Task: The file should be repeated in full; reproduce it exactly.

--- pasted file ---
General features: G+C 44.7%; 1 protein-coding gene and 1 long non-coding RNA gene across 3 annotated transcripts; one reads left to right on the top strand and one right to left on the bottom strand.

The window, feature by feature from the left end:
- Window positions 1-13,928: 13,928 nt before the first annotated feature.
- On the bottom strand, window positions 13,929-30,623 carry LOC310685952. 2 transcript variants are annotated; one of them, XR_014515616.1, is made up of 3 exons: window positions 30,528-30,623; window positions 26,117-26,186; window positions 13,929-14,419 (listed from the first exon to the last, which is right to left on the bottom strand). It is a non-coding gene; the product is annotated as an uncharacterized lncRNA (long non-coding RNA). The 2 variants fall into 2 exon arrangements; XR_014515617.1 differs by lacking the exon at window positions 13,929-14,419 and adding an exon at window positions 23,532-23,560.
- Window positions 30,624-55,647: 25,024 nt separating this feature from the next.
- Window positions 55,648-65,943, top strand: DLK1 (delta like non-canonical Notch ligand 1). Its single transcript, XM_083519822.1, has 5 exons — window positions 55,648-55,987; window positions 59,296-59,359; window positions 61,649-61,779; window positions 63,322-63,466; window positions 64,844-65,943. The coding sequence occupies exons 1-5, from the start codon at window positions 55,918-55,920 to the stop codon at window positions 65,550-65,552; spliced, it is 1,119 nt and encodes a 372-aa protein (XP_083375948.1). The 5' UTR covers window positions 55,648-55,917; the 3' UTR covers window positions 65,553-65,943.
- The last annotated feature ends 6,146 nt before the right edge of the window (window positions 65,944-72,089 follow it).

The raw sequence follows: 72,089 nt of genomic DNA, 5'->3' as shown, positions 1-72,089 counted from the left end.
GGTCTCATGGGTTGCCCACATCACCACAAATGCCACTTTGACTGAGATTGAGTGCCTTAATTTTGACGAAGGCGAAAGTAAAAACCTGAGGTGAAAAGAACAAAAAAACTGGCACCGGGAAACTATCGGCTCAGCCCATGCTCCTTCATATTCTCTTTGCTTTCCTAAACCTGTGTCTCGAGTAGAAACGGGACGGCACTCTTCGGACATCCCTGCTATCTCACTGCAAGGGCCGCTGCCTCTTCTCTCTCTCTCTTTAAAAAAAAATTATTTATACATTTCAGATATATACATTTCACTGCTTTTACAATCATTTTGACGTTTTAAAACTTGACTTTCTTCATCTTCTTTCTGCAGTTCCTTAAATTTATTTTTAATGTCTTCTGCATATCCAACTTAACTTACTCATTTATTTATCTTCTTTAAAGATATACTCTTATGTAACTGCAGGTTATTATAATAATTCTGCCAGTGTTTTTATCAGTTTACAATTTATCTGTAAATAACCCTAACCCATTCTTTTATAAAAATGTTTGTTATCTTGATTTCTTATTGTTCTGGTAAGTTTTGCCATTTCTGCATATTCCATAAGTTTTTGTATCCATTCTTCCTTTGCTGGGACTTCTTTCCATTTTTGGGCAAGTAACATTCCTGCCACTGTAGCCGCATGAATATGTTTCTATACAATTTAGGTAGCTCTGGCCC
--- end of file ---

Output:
General features: G+C 44.7%; 1 protein-coding gene and 1 long non-coding RNA gene across 3 annotated transcripts; one reads left to right on the top strand and one right to left on the bottom strand.

The window, feature by feature from the left end:
- Window positions 1-13,928: 13,928 nt before the first annotated feature.
- On the bottom strand, window positions 13,929-30,623 carry LOC310685952. 2 transcript variants are annotated; one of them, XR_014515616.1, is made up of 3 exons: window positions 30,528-30,623; window positions 26,117-26,186; window positions 13,929-14,419 (listed from the first exon to the last, which is right to left on the bottom strand). It is a non-coding gene; the product is annotated as an uncharacterized lncRNA (long non-coding RNA). The 2 variants fall into 2 exon arrangements; XR_014515617.1 differs by lacking the exon at window positions 13,929-14,419 and adding an exon at window positions 23,532-23,560.
- Window positions 30,624-55,647: 25,024 nt separating this feature from the next.
- Window positions 55,648-65,943, top strand: DLK1 (delta like non-canonical Notch ligand 1). Its single transcript, XM_083519822.1, has 5 exons — window positions 55,648-55,987; window positions 59,296-59,359; window positions 61,649-61,779; window positions 63,322-63,466; window positions 64,844-65,943. The coding sequence occupies exons 1-5, from the start codon at window positions 55,918-55,920 to the stop codon at window positions 65,550-65,552; spliced, it is 1,119 nt and encodes a 372-aa protein (XP_083375948.1). The 5' UTR covers window positions 55,648-55,917; the 3' UTR covers window positions 65,553-65,943.
- The last annotated feature ends 6,146 nt before the right edge of the window (window positions 65,944-72,089 follow it).

The raw sequence follows: 72,089 nt of genomic DNA, 5'->3' as shown, positions 1-72,089 counted from the left end.
GGTCTCATGGGTTGCCCACATCACCACAAATGCCACTTTGACTGAGATTGAGTGCCTTAATTTTGACGAAGGCGAAAGTAAAAACCTGAGGTGAAAAGAACAAAAAAACTGGCACCGGGAAACTATCGGCTCAGCCCATGCTCCTTCATATTCTCTTTGCTTTCCTAAACCTGTGTCTCGAGTAGAAACGGGACGGCACTCTTCGGACATCCCTGCTATCTCACTGCAAGGGCCGCTGCCTCTTCTCTCTCTCTCTTTAAAAAAAAATTATTTATACATTTCAGATATATACATTTCACTGCTTTTACAATCATTTTGACGTTTTAAAACTTGACTTTCTTCATCTTCTTTCTGCAGTTCCTTAAATTTATTTTTAATGTCTTCTGCATATCCAACTTAACTTACTCATTTATTTATCTTCTTTAAAGATATACTCTTATGTAACTGCAGGTTATTATAATAATTCTGCCAGTGTTTTTATCAGTTTACAATTTATCTGTAAATAACCCTAACCCATTCTTTTATAAAAATGTTTGTTATCTTGATTTCTTATTGTTCTGGTAAGTTTTGCCATTTCTGCATATTCCATAAGTTTTTGTATCCATTCTTCCTTTGCTGGGACTTCTTTCCATTTTTGGGCAAGTAACATTCCTGCCACTGTAGCCGCATGAATATGTTTCTATACAATTTAGGTAGCTCTGGCCC